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Title: Essays on the effect of foreign investment on growth, productivity and competition in developing countries
Author: Aguda, Oluwaseun
ISNI:       0000 0004 8504 9929
Awarding Body: University of Kent
Current Institution: University of Kent
Date of Award: 2019
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This thesis focuses on the effect of financial globalisation on host countries. It shows that not all forms of capital flows enhance the economic growth of developing countries. While FDI can enhance growth, portfolio equity has an insignificant effect and portfolio debt decreases growth. Although portfolio equity and portfolio debt flows have similar characteristics, the result shows they have different effect and should not be pooled together in empirical analysis. Second, this thesis provides empirical evidence on different channels through the presence of foreign firms can improve the productivity of domestic firms. The results indicate an insignificant demonstration effect, positive linkage effect and a negative competition effect. However, the magnitude of this effect depends on the structure of foreign ownership as well as the country and domestic firms' characteristics. Lastly, this thesis examines how foreign presence affects the level of competition (market power) of manufacturing firms in sub-Saharan African countries. Using markup as a proxy for market power, this study finds that on average, foreign firms do not have higher markups relative to domestic firms. In addition, this study finds that foreign presence in a sector reduces the markup of domestic firms in that sector. The effect is larger in highly concentrated sectors, low technology sectors and low-income countries. In summary, this thesis shows that not all forms of capital flows enhance the economic growth of developing countries. FDI can contribute to growth by improving firm productivity through demonstration and linkages channels. On one hand, the competition effect from foreign presence can reduce the productivity of domestic firms and can lead to exit of less productive firms. On the other hand, it will improve aggregate productivity and consumer's welfare through its effect on markup and reallocation of resources to the most productive and efficient firms.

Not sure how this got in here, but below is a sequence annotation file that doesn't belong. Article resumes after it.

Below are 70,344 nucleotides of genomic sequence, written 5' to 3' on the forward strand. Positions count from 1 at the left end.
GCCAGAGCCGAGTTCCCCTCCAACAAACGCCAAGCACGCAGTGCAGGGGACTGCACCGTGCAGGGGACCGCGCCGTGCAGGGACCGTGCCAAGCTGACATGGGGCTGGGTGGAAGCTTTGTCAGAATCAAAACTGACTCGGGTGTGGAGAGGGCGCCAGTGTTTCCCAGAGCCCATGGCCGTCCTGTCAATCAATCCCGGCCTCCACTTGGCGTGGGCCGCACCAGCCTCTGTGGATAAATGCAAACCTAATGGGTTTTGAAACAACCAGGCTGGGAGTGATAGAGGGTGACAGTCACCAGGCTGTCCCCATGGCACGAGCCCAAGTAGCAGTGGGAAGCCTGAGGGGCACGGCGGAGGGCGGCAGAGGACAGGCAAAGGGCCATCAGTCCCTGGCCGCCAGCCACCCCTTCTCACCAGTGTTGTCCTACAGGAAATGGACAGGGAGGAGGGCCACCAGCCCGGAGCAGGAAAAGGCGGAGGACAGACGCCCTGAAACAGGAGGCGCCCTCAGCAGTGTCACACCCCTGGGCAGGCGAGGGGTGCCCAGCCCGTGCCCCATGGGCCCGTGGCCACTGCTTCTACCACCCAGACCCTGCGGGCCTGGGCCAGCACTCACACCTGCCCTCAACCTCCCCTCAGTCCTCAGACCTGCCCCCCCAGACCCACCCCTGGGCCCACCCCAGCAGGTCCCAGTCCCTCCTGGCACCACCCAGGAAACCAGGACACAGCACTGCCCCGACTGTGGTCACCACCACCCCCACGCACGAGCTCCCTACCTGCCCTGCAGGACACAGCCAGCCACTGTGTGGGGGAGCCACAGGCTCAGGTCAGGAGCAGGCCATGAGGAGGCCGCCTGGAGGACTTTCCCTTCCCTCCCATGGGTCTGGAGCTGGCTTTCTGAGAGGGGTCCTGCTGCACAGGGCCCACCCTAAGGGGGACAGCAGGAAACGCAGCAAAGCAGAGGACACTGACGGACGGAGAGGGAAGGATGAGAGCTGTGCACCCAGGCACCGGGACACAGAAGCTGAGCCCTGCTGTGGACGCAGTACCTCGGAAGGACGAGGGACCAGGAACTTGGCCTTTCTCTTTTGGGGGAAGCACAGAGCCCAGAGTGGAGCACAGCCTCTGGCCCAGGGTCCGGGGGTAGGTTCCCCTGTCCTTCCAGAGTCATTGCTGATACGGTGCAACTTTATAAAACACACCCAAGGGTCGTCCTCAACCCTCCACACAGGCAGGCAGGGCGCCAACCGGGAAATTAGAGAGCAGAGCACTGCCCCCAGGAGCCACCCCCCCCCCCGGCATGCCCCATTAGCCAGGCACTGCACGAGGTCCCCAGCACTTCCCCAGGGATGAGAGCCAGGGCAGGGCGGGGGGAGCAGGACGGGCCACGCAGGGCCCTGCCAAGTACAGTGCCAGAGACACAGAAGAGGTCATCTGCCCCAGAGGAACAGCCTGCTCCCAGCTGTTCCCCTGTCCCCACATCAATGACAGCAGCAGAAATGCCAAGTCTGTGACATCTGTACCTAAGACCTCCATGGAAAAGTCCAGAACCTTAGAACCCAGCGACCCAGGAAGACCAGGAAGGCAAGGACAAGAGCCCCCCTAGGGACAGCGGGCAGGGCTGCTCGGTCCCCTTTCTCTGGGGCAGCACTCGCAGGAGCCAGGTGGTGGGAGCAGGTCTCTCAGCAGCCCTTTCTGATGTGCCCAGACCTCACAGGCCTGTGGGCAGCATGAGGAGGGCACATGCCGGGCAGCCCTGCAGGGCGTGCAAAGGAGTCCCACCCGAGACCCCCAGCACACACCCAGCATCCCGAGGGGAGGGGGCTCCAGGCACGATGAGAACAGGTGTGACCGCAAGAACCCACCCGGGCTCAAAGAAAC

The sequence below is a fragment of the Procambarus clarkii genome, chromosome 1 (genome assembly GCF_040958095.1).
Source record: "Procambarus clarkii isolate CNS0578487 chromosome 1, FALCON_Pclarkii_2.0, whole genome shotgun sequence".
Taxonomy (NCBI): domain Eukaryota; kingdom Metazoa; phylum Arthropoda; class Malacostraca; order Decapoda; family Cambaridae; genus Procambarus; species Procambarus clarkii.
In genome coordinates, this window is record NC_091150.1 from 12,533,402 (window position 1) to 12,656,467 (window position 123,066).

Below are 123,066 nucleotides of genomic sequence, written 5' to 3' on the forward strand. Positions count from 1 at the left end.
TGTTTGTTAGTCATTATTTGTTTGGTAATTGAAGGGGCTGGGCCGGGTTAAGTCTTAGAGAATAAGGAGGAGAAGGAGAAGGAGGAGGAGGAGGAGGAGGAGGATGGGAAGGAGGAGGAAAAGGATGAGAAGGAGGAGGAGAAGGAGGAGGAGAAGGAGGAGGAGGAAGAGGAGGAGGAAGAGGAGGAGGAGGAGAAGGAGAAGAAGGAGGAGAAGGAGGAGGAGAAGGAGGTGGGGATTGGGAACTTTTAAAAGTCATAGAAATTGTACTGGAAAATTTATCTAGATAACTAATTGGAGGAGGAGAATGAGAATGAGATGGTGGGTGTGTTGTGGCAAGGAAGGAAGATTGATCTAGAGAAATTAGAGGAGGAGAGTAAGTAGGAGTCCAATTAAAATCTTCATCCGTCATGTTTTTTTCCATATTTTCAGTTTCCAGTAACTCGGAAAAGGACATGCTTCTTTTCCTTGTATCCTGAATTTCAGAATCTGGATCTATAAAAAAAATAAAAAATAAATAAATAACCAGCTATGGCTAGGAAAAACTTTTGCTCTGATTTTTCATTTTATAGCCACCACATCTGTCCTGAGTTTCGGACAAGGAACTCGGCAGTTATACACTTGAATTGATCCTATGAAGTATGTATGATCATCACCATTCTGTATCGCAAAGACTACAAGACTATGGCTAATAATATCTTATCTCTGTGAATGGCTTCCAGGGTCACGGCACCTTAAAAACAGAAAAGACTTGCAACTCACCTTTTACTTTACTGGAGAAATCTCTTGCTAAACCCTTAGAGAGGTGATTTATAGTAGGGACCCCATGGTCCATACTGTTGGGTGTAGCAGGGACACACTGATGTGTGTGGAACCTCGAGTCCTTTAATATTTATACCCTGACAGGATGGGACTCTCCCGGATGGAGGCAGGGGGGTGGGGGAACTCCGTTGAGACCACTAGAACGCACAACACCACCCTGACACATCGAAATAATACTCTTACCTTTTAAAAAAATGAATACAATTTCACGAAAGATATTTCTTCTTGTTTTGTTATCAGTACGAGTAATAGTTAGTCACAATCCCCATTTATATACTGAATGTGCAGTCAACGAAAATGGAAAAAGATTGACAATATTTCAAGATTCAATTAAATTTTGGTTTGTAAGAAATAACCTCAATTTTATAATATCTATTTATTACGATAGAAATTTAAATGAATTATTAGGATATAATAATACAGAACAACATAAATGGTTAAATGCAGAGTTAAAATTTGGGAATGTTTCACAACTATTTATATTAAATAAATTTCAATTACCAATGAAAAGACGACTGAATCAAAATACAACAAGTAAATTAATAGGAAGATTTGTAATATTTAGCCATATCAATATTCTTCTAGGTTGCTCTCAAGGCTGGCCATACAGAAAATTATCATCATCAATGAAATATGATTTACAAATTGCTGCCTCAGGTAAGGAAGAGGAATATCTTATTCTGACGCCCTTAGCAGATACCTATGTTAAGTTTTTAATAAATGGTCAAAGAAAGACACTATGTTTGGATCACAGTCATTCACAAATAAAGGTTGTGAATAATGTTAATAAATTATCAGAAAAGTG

Supervisor: Not available Sponsor: Not available
Qualification Name: Thesis (Ph.D.) Qualification Level: Doctoral
EThOS ID:  DOI: Not available